Freelance writer exploring Melbourne and beyond. If you enjoy the following article click on the Like button, Facebook it to your friends or subscribe. I'll update you with yummy and often free events. Like my photos? I instagram @redbagwilltravel
Published July 24th 2019
Is this the new face of Brisbane?
Staying in a hotel should be more than finding a place to sleep. A really good hotel transports you from your everyday existence to somewhere special. That is why I love art hotels. You are sleeping inside a dedicated artwork. Inside the mind of an artist. Perhaps you are even touched by a few whispered brush strokes of creativity.
So, a recent trip to Brisbane TRYP Hotel in Fortitude Valley took my fancy as a place to lay my head and dream. Although it sounded more exciting than peaceful as it is advertised thus: 'TRYP syncs you up to the pulse of the city – a sleek hotel in Fortitude Valley with an edge in urban design. Step into a realm of playful contrasts with floors featuring works by world-acclaimed street artists.'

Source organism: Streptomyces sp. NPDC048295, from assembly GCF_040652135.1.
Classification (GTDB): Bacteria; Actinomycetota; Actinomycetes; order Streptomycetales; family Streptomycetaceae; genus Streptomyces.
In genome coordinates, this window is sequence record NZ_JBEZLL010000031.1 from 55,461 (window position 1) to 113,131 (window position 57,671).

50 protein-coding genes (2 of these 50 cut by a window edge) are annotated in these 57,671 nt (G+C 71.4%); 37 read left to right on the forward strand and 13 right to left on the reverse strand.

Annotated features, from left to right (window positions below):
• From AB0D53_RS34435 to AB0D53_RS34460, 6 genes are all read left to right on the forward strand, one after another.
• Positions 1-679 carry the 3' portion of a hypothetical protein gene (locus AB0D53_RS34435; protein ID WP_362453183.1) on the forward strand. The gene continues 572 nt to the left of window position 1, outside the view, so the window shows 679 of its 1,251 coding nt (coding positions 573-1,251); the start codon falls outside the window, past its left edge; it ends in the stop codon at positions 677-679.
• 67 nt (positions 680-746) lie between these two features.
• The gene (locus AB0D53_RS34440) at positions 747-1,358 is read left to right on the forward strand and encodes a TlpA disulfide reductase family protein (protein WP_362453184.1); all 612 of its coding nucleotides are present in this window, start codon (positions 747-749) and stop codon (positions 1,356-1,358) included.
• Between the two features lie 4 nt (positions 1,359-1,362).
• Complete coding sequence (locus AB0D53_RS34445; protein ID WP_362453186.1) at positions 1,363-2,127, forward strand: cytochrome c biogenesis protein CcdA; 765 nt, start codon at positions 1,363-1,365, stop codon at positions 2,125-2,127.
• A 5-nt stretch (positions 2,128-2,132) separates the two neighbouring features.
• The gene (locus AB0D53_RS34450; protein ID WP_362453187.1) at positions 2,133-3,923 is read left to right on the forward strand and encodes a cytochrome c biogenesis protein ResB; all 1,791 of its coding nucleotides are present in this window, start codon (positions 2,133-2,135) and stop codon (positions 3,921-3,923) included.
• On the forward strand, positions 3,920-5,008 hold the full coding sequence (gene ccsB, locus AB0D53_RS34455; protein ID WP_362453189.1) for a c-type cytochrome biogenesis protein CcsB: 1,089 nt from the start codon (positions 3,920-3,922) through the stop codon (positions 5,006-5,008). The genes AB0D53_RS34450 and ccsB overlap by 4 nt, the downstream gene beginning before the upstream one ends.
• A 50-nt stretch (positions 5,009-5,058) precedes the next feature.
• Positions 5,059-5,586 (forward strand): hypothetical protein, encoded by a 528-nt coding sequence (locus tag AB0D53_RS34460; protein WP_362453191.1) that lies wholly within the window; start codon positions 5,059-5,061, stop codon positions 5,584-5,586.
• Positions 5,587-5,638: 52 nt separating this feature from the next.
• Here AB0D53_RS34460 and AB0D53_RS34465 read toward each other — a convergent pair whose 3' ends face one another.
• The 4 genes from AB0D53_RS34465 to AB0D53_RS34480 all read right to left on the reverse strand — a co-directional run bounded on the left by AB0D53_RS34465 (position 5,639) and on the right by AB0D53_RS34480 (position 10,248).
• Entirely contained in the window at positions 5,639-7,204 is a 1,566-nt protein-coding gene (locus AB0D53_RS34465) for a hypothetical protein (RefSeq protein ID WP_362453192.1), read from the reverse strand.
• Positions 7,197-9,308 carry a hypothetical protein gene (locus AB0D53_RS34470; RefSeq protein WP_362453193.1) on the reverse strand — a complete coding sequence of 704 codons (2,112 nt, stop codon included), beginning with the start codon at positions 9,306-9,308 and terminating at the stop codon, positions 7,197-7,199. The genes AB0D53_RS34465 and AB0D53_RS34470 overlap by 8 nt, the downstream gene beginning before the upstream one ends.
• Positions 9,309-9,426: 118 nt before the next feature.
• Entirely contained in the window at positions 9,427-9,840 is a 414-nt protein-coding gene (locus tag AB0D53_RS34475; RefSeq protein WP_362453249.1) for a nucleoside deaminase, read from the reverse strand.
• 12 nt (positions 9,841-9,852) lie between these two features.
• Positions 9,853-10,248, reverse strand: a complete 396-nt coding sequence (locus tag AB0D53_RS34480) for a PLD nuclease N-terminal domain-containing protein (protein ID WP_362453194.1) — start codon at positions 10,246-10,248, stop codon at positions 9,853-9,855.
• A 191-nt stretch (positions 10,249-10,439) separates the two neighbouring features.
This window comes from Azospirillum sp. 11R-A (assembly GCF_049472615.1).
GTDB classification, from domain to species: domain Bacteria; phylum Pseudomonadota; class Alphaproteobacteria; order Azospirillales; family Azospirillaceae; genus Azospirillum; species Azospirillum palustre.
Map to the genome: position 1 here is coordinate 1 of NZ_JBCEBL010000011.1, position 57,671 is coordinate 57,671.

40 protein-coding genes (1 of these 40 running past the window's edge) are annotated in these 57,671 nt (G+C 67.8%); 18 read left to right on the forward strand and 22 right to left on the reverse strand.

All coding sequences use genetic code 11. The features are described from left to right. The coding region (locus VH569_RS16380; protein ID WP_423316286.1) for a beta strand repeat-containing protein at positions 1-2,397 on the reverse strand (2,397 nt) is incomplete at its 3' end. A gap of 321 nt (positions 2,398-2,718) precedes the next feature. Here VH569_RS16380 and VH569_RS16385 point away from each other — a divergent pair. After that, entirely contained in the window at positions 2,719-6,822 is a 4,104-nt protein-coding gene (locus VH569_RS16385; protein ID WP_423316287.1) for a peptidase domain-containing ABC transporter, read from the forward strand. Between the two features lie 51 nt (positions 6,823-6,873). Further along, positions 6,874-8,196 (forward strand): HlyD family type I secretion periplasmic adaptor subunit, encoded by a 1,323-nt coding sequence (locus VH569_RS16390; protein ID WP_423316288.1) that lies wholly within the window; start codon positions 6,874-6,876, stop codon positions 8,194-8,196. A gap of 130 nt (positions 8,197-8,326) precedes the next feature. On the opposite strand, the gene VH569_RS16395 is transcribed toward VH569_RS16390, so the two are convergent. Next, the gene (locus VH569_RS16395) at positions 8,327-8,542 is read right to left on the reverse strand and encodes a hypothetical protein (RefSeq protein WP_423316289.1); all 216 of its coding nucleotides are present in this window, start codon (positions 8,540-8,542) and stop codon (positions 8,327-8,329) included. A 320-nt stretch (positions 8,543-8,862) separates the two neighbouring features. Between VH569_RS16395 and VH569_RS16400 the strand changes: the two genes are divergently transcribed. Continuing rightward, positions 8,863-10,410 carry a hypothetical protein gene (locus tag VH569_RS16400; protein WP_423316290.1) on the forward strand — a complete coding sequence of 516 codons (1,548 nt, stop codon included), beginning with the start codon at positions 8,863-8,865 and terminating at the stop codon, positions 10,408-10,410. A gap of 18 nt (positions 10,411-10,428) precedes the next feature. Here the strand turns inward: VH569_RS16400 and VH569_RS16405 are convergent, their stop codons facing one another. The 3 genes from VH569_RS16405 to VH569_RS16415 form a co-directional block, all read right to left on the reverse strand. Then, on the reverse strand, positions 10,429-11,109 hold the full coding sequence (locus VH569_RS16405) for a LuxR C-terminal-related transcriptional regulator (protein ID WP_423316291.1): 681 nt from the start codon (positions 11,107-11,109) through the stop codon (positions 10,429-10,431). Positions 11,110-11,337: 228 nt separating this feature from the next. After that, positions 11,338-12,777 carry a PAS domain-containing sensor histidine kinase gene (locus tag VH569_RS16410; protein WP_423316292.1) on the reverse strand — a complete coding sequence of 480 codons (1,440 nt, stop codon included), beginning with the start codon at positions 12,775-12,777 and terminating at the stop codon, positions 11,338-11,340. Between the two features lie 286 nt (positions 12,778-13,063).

Street art is something we usually associate with Melbourne laneways but there is plenty in Brisbane as Jane Wong unearthed in her excellent article here Quite a bit of Brisbane's street art is in Fortitude Valley which is where TRYP is located.
The building that now houses TRYP had previously been vacant for many years. So you guessed it. The street artists moved in with spray cans, paints and attitude. The building became their canvas. Even the lift wells! The sheer daring, ingenuity and dexterity of painting in a such a dangerous space astounded me.
Clear doors on lift show off urban artwork Photo @nadinecresswellmyatt
When the derelict building was being transported into a hotel the owners had a brilliant idea. They would leave the history of the 150-year-old building as intact as possible. The premises were originally home to a mysterious society, the Royal Antediluvian Order of Buffaloes. It sounds a bit like Royal Order of Water Buffalo that Fred and Barney belonged to in the Flinstones . You may have seen photos of them in their buffalo horned hats. So perhaps there was a send-up going on in that TV show. A plaque and buffalo head remains in the building to remind visitors of this society.
In terms of more contemporary history, they left the street art from the period when the building was derelict. As you probably know the unwritten rule of street art is that you must never paint over anything that is better than your work and so only the best street art survives. TRYP owners even invited some of the street artists (a number who have since become quite famous) back to decorate a floor each. So when you stay here. you can choose your floor by the artist who most appeals to you.